- Family and job-related problems.
- Alcohol dependence.
Warning Signs of Alcohol Use Disorder
Alcohol misuse and alcohol use disorder — or excessive daily consumption — put a person at increased risk of health and social consequences, according to the Centers for Disease Control and Prevention (CDC).
In the Substance Abuse and Mental Health Services Administration’s 2019 annual report:
- Close to 70% of survey respondents 18 years and older reported drinking alcohol in the past year.
- About 55% of respondents 18 and older said they drank in the past month.
Some signs that you have developed, or may be developing, an alcohol use disorder include:
- You feel like you need alcohol to function, and you’re having trouble stopping.
- You can’t stop drinking once you start.
- Your social life, professional life, or personal life are suffering due to your alcohol use.
- Others are telling you that you have a misuse problem.
- You’ve lost interest in hobbies or relationships that don’t involve drinking.
- You’re hiding how much you drink from loved ones.
- You’re engaging in risky behaviors like drunk driving.
- You can’t cut back on drinking even though you want to.
- Your behavior and personality have changed due to your drinking.
- You’re regularly embarrassing yourself or resorting to physical violence when drinking.
- You’ve developed a higher tolerance for alcohol or experienced withdrawal symptoms like cravings, shaking, and sweating when abstaining from alcohol.
- You’re in legal or financial trouble because of your drinking.
These signs may underscore a more serious problem and could require the help of a skilled professional. Remember, alcohol use disorder is a chronic disease touching millions throughout the United States.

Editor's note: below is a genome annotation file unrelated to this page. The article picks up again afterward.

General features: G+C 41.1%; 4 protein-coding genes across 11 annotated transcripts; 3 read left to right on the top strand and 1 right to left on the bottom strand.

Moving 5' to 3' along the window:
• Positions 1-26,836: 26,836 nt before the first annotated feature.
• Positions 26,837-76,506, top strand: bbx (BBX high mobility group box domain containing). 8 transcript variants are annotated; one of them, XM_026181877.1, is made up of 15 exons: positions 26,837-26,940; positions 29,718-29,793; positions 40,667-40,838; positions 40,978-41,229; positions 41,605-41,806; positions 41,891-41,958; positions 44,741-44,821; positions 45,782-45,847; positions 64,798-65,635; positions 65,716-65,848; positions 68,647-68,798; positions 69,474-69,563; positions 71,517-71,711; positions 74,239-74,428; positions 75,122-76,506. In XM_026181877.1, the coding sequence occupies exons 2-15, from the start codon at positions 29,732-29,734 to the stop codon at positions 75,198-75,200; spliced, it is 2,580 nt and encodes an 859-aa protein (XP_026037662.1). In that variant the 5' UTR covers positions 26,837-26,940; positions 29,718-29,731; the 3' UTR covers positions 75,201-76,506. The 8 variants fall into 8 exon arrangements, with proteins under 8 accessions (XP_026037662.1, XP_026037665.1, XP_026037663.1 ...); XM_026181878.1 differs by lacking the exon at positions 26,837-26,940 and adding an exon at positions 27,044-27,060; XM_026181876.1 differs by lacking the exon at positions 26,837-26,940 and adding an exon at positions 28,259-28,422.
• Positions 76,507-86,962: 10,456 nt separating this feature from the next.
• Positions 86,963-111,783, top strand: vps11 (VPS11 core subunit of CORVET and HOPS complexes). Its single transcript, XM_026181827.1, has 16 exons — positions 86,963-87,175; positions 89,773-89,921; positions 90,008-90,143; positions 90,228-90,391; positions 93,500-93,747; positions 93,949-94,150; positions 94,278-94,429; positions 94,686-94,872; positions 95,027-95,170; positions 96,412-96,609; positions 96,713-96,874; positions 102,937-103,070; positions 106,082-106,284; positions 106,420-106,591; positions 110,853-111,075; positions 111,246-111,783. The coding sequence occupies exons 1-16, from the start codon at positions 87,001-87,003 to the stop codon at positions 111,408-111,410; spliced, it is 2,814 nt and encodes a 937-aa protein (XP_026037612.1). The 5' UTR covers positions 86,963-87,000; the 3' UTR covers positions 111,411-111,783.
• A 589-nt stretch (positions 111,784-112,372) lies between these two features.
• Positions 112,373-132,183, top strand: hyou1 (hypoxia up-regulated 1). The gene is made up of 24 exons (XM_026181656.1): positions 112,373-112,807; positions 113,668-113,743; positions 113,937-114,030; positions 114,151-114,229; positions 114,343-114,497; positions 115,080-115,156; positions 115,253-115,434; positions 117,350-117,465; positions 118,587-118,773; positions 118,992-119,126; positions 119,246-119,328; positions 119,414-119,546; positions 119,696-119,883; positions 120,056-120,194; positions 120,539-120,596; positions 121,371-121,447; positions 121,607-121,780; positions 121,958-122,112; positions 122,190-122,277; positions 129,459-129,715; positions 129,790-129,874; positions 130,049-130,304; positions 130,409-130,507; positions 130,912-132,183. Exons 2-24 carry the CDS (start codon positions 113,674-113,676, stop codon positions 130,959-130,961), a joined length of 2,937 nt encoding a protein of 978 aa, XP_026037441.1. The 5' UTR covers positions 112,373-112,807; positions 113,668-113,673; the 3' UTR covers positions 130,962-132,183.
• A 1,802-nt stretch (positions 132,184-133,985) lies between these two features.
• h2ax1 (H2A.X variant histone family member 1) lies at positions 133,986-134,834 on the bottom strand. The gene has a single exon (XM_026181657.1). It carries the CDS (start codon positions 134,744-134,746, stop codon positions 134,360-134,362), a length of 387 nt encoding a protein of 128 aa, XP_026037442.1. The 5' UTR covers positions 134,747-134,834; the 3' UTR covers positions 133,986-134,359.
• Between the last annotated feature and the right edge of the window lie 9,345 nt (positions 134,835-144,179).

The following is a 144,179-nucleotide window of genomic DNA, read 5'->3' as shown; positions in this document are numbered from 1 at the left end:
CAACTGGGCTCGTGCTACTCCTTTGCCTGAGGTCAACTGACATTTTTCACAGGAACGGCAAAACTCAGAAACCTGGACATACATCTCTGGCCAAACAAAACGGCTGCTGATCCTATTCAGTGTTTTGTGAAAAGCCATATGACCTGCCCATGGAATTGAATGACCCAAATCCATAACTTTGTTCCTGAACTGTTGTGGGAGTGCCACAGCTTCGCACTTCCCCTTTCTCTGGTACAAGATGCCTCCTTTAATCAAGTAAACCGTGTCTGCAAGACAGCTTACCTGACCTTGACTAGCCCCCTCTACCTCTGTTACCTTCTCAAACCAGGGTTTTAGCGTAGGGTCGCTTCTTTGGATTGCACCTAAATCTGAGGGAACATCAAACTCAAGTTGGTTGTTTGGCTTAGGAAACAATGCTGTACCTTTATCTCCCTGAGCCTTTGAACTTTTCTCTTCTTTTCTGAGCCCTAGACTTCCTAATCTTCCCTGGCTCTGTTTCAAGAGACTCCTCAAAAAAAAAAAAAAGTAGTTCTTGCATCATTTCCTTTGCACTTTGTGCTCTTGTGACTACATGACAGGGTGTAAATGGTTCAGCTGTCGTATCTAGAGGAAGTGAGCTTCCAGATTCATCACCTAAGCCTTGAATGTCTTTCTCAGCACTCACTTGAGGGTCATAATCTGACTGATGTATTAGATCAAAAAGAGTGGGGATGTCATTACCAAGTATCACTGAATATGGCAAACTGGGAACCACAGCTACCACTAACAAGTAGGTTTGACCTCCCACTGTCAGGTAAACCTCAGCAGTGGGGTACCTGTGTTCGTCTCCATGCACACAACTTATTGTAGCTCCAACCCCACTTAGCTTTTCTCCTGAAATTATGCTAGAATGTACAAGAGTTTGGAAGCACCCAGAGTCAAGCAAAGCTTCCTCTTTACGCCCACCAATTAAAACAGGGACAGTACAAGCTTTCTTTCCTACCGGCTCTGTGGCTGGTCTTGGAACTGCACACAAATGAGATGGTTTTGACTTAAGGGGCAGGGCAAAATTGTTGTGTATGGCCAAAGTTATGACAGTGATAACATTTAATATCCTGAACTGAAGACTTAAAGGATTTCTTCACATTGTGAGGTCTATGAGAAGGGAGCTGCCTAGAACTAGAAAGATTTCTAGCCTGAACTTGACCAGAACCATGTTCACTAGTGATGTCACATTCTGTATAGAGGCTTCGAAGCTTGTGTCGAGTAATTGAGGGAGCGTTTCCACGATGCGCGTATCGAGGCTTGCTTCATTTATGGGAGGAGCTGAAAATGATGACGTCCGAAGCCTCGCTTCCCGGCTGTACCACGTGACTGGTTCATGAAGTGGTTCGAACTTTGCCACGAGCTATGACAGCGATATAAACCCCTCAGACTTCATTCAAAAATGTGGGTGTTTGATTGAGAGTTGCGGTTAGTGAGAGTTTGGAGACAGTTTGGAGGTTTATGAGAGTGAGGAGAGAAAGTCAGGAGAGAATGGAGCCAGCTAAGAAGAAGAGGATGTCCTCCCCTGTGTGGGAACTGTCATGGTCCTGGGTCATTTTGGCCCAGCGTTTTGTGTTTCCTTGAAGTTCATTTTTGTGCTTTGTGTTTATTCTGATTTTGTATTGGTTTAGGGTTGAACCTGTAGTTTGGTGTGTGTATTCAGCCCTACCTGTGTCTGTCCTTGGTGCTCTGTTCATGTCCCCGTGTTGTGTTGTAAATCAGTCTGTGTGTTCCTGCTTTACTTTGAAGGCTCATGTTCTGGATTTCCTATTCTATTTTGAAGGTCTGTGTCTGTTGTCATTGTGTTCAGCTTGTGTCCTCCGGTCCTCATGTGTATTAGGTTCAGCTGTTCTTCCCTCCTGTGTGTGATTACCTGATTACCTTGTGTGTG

How to Cut Back on Drinking and Keep Your Social Life
Reducing your alcohol intake can be challenging in a
society heavily focused on casual drinking (think happy
hours, cocktail parties, and bar crawls). But there are a
number of ways to cut back without being overwhelmed.
- Set personal goals: Create your own limits on alcohol consumption, whether that’s drinks per week or per month. Then, tell yourself where and when you will choose to drink. This could be big pre-planned events, like a friend’s celebration or family wedding, or a broader boundary. Let your loved ones know so they can help hold you accountable. You can also set a few “off-limit” days each week during which you won’t drink at all.
- Budget: Tell yourself how much money you’re willing to spend on alcoholic drinks and stick to it.
- One day at a time: Phase in your new drinking habits slowly to ensure success. Always stay hydrated!
- Scale down: Reduce your portion sizes when you do drink, and choose beverages with lower alcohol contents.
- Have fun: Plan events and outings that don’t involve drinking, like hiking, shopping, coffee dates, or movies. Surround yourself with friends who drink less. Learn mocktail recipes you can sip at parties so you don’t feel left out.
- Know what to say: When acquaintances ask why you’re not drinking, know how you’ll respond to avoid uncomfortable interactions. This could be anything from, “I have an early day tomorrow,” to, “I’m trying to cut back,” to, “Not right now, thanks.”
For more information, visit our website or contact your doctor.